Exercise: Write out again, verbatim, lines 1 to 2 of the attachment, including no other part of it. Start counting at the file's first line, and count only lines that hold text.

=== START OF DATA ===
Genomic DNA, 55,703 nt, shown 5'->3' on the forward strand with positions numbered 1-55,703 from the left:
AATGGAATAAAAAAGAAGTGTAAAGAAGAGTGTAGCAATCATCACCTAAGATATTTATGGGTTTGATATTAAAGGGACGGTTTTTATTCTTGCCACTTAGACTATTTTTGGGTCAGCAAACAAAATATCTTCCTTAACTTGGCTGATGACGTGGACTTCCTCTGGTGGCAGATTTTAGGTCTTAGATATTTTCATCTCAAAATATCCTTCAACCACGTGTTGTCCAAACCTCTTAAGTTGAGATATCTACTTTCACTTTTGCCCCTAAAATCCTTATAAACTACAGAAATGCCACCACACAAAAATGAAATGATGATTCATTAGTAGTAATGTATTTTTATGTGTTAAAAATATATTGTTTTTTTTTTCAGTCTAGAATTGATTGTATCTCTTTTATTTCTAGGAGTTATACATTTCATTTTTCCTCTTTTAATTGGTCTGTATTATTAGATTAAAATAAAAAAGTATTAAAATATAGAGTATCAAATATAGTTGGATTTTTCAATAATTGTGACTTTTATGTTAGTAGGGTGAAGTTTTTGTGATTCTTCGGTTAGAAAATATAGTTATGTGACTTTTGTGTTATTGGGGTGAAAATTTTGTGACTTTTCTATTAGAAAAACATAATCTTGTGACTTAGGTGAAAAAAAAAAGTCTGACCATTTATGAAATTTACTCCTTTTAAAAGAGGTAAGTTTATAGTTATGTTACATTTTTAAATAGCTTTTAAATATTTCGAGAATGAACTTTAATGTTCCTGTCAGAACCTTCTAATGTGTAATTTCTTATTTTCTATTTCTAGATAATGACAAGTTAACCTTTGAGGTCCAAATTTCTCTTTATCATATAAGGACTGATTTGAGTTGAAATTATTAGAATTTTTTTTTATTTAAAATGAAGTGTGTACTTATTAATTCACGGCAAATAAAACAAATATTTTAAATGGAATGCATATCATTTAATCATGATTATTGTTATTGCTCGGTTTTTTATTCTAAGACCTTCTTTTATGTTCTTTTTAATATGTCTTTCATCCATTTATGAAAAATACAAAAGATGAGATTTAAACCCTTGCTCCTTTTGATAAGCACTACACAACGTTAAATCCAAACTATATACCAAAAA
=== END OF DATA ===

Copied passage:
Genomic DNA, 55,703 nt, shown 5'->3' on the forward strand with positions numbered 1-55,703 from the left:
AATGGAATAAAAAAGAAGTGTAAAGAAGAGTGTAGCAATCATCACCTAAGATATTTATGGGTTTGATATTAAAGGGACGGTTTTTATTCTTGCCACTTAGACTATTTTTGGGTCAGCAAACAAAATATCTTCCTTAACTTGGCTGATGACGTGGACTTCCTCTGGTGGCAGATTTTAGGTCTTAGATATTTTCATCTCAAAATATCCTTCAACCACGTGTTGTCCAAACCTCTTAAGTTGAGATATCTACTTTCACTTTTGCCCCTAAAATCCTTATAAACTACAGAAATGCCACCACACAAAAATGAAATGATGATTCATTAGTAGTAATGTATTTTTATGTGTTAAAAATATATTGTTTTTTTTTTCAGTCTAGAATTGATTGTATCTCTTTTATTTCTAGGAGTTATACATTTCATTTTTCCTCTTTTAATTGGTCTGTATTATTAGATTAAAATAAAAAAGTATTAAAATATAGAGTATCAAATATAGTTGGATTTTTCAATAATTGTGACTTTTATGTTAGTAGGGTGAAGTTTTTGTGATTCTTCGGTTAGAAAATATAGTTATGTGACTTTTGTGTTATTGGGGTGAAAATTTTGTGACTTTTCTATTAGAAAAACATAATCTTGTGACTTAGGTGAAAAAAAAAAGTCTGACCATTTATGAAATTTACTCCTTTTAAAAGAGGTAAGTTTATAGTTATGTTACATTTTTAAATAGCTTTTAAATATTTCGAGAATGAACTTTAATGTTCCTGTCAGAACCTTCTAATGTGTAATTTCTTATTTTCTATTTCTAGATAATGACAAGTTAACCTTTGAGGTCCAAATTTCTCTTTATCATATAAGGACTGATTTGAGTTGAAATTATTAGAATTTTTTTTTATTTAAAATGAAGTGTGTACTTATTAATTCACGGCAAATAAAACAAATATTTTAAATGGAATGCATATCATTTAATCATGATTATTGTTATTGCTCGGTTTTTTATTCTAAGACCTTCTTTTATGTTCTTTTTAATATGTCTTTCATCCATTTATGAAAAATACAAAAGATGAGATTTAAACCCTTGCTCCTTTTGATAAGCACTACACAACGTTAAATCCAAACTATATACCAAAAA